The THAM says that he will get the roofers to do what the second opinion will say to do.
All this occurs as I have just taken a job out of state, and I'm getting all my information over the phone, and can't see the damage since I left.
So, I'd like to know just how bad this is. Do I need to rip out the whole ceiling? Or, is this overkill? What are people's experience? Has anyone had mildew issues from something like this?
I'm hoping to get some opinions from people with experience either having had these kinds of repairs done. Or from someone who does professionally, who can give me some unbiased advice.
Thanks a lot!!!
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On Nov 16, 2:53 am, condor snipped-for-privacy@yahoo.com wrote:

This really isn't that complicated. You need a contractor capable of doing drywall work, as that is most of what is involved. He has to start by taking out the section of drywall in the main area surrounding the leak. That looks to be about one sheet worth of material. Exactly how much and what shape will depend to some extent on where the existing drywall joints are.
With it open, you will be able to determine how wet it is, where the water ends, etc. That will determine if you need to remove more drywall, insulation, etc. Then it's just a matter of letting it dry out, then putting insulation in, closing it up, etc. Any competent contractor that does drywall can do this whole job.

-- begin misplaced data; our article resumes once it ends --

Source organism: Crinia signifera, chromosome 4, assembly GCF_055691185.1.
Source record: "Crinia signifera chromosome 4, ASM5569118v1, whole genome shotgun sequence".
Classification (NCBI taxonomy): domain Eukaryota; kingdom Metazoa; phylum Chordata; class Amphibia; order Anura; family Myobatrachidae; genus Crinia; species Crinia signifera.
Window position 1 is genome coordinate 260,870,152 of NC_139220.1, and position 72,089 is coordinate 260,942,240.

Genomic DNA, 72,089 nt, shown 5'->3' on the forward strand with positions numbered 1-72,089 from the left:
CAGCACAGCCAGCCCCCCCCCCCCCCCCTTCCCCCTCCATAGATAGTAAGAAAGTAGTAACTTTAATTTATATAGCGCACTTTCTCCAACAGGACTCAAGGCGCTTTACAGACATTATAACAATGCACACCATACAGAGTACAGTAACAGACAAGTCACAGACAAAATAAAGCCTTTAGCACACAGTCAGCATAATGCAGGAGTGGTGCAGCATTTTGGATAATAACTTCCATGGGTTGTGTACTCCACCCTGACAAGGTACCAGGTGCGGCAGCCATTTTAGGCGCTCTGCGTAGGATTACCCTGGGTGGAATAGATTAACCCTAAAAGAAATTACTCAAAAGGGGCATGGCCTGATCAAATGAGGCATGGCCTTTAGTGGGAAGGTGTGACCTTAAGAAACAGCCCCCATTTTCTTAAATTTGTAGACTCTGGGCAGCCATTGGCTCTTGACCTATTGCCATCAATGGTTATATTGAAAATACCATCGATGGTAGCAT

As to who is responsible, I would say the roofer is likely on the hook to pay for this. You should check your condo documents and see what they say about where responsibility begins and ends for this as well. The condo assoc is usually responsible for the roof and since this clearly is a result of work done on it and involves beyond the drywall surface of your unit, I would think it is their area of responsibility to repair and deal with. If you have to, then I would put in a claim to your homeowner's insurance as a last resort.
The good news is that this doesn't look like a big disaster, but I would get that drywall opened up ASAP to eliminate the possibility of mold.
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On Fri, 16 Nov 2007 04:28:39 -0800 (PST), snipped-for-privacy@optonline.net wrote:

There are all sorts of ways to deal with this, some complicated, some not. In summary, you have 2 jobs to do. 1. Dry the insulation 2. Fix the cosmetics of the ceiling.
If you dont want to spend a fortune, just take out the insulation and put it on a heat vent to dry, or replace it. Leave it out long enough for the sheet rock to dry. Then paint the sheet rock with KILZ to eliminate the stains. If the sheetrock is loose or deformedm you;ll need to replace some or all of it. Otherwise just use the KILZ, and repaint.
I am not seeing what you have, but you seem to be making a mountain out of a mole hill.
If there is some mold, you are not the first person in history to get some wet sheetrock. A little bleach water on both the top and bottom of the sheetrock, let it dry, and use the KILZ on BOTH sides. Replace the insulation last, when everything is dry.
Of course, make sure the roof is repaired before any of this....
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On Nov 17, 2:48 am, snipped-for-privacy@notmail.com wrote: Thx alvinamo http://repairceiling.com /